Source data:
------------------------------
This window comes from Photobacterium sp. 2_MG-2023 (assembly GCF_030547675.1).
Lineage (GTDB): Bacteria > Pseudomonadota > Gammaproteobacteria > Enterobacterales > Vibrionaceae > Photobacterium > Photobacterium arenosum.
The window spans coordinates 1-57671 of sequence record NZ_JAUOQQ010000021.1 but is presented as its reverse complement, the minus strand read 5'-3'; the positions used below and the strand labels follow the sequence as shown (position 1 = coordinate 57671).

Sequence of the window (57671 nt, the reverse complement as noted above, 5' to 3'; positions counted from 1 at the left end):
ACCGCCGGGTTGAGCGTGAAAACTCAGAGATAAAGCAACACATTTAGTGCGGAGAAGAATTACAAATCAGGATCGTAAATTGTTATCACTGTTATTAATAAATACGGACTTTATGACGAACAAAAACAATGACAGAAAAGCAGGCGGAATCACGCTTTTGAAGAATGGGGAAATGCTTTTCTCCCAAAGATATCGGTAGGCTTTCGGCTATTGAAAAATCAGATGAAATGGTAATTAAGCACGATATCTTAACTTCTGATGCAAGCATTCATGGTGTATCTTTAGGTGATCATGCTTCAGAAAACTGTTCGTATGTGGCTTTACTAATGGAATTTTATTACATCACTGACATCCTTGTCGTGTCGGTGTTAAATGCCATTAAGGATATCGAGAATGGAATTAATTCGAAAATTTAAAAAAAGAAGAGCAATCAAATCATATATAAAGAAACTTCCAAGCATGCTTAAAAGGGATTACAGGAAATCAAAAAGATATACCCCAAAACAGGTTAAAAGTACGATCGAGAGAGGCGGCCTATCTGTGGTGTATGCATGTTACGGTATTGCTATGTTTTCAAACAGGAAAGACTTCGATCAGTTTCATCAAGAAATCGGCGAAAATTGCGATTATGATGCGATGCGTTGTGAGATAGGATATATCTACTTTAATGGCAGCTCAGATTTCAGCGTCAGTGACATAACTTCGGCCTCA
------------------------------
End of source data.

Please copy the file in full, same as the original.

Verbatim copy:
This window comes from Photobacterium sp. 2_MG-2023 (assembly GCF_030547675.1).
Lineage (GTDB): Bacteria > Pseudomonadota > Gammaproteobacteria > Enterobacterales > Vibrionaceae > Photobacterium > Photobacterium arenosum.
The window spans coordinates 1-57671 of sequence record NZ_JAUOQQ010000021.1 but is presented as its reverse complement, the minus strand read 5'-3'; the positions used below and the strand labels follow the sequence as shown (position 1 = coordinate 57671).

Sequence of the window (57671 nt, the reverse complement as noted above, 5' to 3'; positions counted from 1 at the left end):
ACCGCCGGGTTGAGCGTGAAAACTCAGAGATAAAGCAACACATTTAGTGCGGAGAAGAATTACAAATCAGGATCGTAAATTGTTATCACTGTTATTAATAAATACGGACTTTATGACGAACAAAAACAATGACAGAAAAGCAGGCGGAATCACGCTTTTGAAGAATGGGGAAATGCTTTTCTCCCAAAGATATCGGTAGGCTTTCGGCTATTGAAAAATCAGATGAAATGGTAATTAAGCACGATATCTTAACTTCTGATGCAAGCATTCATGGTGTATCTTTAGGTGATCATGCTTCAGAAAACTGTTCGTATGTGGCTTTACTAATGGAATTTTATTACATCACTGACATCCTTGTCGTGTCGGTGTTAAATGCCATTAAGGATATCGAGAATGGAATTAATTCGAAAATTTAAAAAAAGAAGAGCAATCAAATCATATATAAAGAAACTTCCAAGCATGCTTAAAAGGGATTACAGGAAATCAAAAAGATATACCCCAAAACAGGTTAAAAGTACGATCGAGAGAGGCGGCCTATCTGTGGTGTATGCATGTTACGGTATTGCTATGTTTTCAAACAGGAAAGACTTCGATCAGTTTCATCAAGAAATCGGCGAAAATTGCGATTATGATGCGATGCGTTGTGAGATAGGATATATCTACTTTAATGGCAGCTCAGATTTCAGCGTCAGTGACATAACTTCGGCCTCA